Activities
ICMI > Activities > Klein Project > Klein Workshop Berlin 2013  

Klein Workshop in Berlin "Elementary Mathematics from an Advanced Standpoint - Felix Klein and Mathematics for Teachers", 17.-20.09.2013

Organizer:

Prof. Dr. Hans-Georg Weigand, Lehrstuhl für Didaktik der Mathematik, Universität Würzburg
Email: weigand[at]mathematik.uni-wuerzburg.de

Prof. Bill Barton, Department of Mathematics, The University of Auckland, New Zealand, email: b.barton[at]auckland.ac.nz

 

Local Organizer

IMU Secretariat, Prof. Dr. rer. nat. Alexander Mielke, Weierstrass Institute for Applied Analysis and Stochastics (WIAS), Berlin, Germany, Email: alexander.mielke[at]wias-berlin.de

 

Dates of the workshop:

17.-20.09.2013

 

Location of the workshop:

International Mathematical Union (IMU) Secretariat, Markgrafenstr. 32, 10117 Berlin, Germany

 

Support

The workshop is supported by the German Research Foundation, DFG and the IMU Secretariat/ WIAS.

 

Participants: The workshop had 27 participants from 10 countries. More than 30% of the participants were from outside Germany.

 

Secondary Teacher Training Day

As part of the Workshop a secondary teacher training (public day) had been held on Thursday, September 19, 2013 from 14:00-18:00 at the Humboldt University Berlin from Mathematics teachers from Berlin and the region.

More information about the teacher training day can be found here.

 

Klein Workshop Background:

The workshop “Elementary Mathematics from an Advanced Standpoint - Felix Klein and Mathematics for Teachers” is part of the Klein Project, a major project of the International Mathematical Union (IMU) and the International Commission on Mathematical Instruction (ICMI). It aims to link research mathematics with school mathematics in the spirit of the famous book by Felix Klein’s “Elementary Mathematics from an Advanced Standpoint” which was published in 1908. Since then mathematics has grown exponentially, changed under the influence of computers and new fields and applications, adopted new approaches, and developed new concepts.

The Klein Project represents a new research domain—one that is of vital importance to the world-wide effort to increase the numbers and standard of mathematically educated graduates in all areas of society.

The new domain draws together research mathematicians, mathematics educators, and secondary teachers to establish a new understanding of the relationship between research mathematics and school mathematics, and the communication of contemporary research ideas to those outside the academic environment.

How can fundamental contemporary ideas in research mathematics get related to the mathematical foundation required in today’s world? How has research mathematics been guided by contemporary social interests, how might that happen in the future, and is this a good thing? What influence do contemporary trends in the discipline of mathematics have on current secondary curricula, and what influence should it have? How can teachers’ mathematical knowledge be kept up to date in a world of accelerating growth in the mathematical sciences? What forms of communication between researchers and teachers are optimal?

Questions such as these will be considered by participants and progress made on understanding and answering them through Invited Lectures and Research Workshops.

Workshop Objectives included:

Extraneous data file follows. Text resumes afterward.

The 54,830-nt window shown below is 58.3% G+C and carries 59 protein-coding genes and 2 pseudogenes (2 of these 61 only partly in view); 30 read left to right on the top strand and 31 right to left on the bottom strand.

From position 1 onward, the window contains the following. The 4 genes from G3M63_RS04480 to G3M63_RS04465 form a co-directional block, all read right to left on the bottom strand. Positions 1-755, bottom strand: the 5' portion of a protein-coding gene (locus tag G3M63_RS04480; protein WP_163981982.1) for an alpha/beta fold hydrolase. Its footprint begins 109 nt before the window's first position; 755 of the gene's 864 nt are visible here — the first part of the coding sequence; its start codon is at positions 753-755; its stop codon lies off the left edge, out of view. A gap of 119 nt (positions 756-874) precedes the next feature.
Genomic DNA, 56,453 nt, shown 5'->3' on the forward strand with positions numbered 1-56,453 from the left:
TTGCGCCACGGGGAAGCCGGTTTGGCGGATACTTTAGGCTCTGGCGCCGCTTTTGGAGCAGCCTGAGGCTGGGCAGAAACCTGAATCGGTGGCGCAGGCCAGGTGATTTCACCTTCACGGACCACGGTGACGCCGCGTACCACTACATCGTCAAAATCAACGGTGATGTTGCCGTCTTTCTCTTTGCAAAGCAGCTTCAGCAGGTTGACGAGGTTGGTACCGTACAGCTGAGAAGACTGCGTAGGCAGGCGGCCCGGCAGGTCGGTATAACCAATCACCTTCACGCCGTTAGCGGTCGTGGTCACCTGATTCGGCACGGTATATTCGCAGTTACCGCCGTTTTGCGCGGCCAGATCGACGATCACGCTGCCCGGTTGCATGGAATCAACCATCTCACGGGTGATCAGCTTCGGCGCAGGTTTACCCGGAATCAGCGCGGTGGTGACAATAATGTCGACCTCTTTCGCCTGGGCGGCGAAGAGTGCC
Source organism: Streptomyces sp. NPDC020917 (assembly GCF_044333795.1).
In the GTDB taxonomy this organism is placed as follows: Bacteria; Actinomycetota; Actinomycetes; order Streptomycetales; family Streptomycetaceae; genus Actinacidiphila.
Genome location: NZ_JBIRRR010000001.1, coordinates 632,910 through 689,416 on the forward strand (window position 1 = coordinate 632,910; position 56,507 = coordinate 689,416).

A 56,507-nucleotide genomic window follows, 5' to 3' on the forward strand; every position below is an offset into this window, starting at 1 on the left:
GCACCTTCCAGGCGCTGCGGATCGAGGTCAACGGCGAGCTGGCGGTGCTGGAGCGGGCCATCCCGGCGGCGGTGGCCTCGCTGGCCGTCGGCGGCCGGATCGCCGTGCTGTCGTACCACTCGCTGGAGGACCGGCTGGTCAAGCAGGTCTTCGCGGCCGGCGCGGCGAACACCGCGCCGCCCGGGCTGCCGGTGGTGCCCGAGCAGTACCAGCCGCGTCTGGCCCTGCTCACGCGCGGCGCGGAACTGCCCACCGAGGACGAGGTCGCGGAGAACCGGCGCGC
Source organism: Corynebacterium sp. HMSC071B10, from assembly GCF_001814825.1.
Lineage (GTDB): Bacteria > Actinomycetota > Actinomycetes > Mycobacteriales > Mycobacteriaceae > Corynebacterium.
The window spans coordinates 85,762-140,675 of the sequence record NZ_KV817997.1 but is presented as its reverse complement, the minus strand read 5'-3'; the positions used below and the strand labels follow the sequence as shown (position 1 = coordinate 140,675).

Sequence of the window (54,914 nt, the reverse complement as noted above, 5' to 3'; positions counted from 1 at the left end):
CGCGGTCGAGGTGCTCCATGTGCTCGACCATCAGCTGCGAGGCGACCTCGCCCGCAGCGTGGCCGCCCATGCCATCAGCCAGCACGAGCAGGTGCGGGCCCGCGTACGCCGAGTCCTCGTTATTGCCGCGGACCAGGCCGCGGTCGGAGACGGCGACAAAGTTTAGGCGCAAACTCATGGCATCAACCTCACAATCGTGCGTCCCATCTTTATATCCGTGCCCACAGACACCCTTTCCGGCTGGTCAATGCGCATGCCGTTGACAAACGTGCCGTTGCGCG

- Bringing together mathematicians, mathematics educators and mathematics teachers to discuss the opportunities and barriers to enrich teacher education and mathematics classrooms with contemporary mathematics, and to imbue higher levels of education with the spirit of contemporary mathematics.

- To discuss and evaluate the existing Klein Vignettes and to research, develop, and produce further Klein vignettes from the expertise of research mathematicians, mathematics educators and mathematics high school teachers.

- To discuss and evaluate the existing articles of the “Klein Book” and to develop, and produce further articles of the book

- To discuss evaluation criteria for the benefit of the Klein Vignettes in teacher education and professional development.

 

Results of the Workshop will be disseminated through the Blog and Klein website, as well as at all major international conferences in mathematics education. In particular, it will be a feature of the next ICME conference in Hamburg in 2016.

 

List of speakers and their topics

Bill Barton: The Klein-project – An introduction       

Hans-Georg Weigand: Felix Klein and his work – A short introduction to the life and the work of Felix Klein

Bill McCallum: Construction of the Klein-blog: blog.kleinproject.org

Christiane Rousseau: Developing Klein-vignettes – The ideas behind the vignettes

Michele Artique: The development of the Klein-Project in France

Ferdinando Arzarello:The development of the Klein-Project in Italy

Yuriko Baldin: The development of the Klein-Project in Brazil

Tomas Recio: The development of the Klein-Project in Spain

Jürgen Richter-Gebert & Ulrich Kortenkamp:   The dynamics in the vignettes – Cinderella as a tool for creating interactive vignettes.

Daniel Lordick: The Digital Archive of Mathematical Models (DAMM) and the Klein-project        

Bettina Rösken-Winter: Relating ideas of the DZLM to the Klein-Project

Regina Bruder: Problem solving – a never ending story

Reinhard Oldenburg: Computer science and the Klein-project

Henning Körner: The – possible – influence of the Klein-project to second phase of teacher education.

Thilo Steinkrauß: The project “The other side of mathematics” (“Mathematik anders machen”) and the Klein-project

Jörg Meyer: Curves and their nowadays meaning.

 

 

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